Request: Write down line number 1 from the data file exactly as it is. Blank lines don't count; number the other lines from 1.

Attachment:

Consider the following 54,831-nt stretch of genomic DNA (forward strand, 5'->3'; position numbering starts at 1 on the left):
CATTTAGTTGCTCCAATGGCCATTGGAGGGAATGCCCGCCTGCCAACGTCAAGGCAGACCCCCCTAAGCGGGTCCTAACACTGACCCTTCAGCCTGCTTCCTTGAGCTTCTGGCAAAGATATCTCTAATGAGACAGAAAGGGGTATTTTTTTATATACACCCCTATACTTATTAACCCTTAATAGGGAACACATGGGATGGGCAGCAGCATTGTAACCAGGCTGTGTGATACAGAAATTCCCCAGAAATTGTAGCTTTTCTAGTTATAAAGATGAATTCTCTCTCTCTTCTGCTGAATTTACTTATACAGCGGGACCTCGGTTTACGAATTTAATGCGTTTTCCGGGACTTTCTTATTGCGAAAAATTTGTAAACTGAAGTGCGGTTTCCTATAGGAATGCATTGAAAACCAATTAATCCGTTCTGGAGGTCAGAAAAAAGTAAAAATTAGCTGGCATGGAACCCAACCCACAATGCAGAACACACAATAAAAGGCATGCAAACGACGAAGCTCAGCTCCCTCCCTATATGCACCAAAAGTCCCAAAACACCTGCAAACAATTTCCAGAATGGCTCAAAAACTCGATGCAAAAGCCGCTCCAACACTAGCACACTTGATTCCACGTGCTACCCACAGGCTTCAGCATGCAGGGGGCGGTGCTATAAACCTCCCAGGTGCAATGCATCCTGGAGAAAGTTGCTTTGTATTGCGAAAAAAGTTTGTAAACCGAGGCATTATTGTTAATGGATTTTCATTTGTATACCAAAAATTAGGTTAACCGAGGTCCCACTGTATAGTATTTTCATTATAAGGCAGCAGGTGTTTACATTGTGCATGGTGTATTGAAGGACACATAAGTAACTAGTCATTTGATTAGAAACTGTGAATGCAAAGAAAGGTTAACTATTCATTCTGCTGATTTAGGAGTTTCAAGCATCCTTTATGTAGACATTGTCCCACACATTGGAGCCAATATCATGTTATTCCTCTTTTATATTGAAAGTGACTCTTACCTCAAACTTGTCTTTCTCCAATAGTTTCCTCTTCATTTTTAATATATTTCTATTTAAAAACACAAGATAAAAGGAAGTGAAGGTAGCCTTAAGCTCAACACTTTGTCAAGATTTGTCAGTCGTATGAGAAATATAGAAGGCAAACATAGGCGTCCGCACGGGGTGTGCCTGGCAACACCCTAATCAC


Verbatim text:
Consider the following 54,831-nt stretch of genomic DNA (forward strand, 5'->3'; position numbering starts at 1 on the left):